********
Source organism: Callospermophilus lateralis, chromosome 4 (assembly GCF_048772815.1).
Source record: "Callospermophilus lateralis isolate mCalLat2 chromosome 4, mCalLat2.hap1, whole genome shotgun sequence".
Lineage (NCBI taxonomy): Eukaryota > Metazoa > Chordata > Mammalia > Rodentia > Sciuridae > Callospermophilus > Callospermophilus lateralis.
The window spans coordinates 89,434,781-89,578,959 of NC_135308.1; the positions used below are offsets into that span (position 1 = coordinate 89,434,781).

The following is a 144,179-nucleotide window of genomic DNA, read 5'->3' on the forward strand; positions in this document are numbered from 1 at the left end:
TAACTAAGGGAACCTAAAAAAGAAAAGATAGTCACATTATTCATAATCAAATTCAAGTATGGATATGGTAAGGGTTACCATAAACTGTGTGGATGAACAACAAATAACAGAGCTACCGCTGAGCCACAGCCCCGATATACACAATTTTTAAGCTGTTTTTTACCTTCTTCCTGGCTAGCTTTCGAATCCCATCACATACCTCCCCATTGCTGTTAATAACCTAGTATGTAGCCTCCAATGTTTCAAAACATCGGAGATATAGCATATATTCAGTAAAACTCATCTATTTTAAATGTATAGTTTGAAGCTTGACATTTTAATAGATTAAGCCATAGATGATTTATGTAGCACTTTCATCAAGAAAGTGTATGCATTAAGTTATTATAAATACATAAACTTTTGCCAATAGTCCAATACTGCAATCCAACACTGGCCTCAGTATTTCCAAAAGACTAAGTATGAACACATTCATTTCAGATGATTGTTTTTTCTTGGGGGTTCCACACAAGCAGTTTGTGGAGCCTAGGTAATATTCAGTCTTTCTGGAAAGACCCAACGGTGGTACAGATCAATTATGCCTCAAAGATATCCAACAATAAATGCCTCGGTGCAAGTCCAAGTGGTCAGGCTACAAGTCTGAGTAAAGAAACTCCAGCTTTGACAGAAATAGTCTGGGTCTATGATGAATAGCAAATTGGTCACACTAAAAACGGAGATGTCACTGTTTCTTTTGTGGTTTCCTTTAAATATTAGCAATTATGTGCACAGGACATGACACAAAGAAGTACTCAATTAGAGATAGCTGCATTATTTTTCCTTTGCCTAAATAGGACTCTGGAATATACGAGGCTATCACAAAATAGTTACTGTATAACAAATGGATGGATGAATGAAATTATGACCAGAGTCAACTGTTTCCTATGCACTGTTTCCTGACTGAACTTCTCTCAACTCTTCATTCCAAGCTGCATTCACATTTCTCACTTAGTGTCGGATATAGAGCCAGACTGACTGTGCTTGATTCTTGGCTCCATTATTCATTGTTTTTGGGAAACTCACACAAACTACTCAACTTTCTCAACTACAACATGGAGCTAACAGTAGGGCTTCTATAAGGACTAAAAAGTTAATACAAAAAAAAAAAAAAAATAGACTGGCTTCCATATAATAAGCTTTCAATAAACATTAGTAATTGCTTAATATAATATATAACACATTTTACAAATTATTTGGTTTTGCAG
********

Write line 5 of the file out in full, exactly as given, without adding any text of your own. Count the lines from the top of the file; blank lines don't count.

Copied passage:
The following is a 144,179-nucleotide window of genomic DNA, read 5'->3' on the forward strand; positions in this document are numbered from 1 at the left end: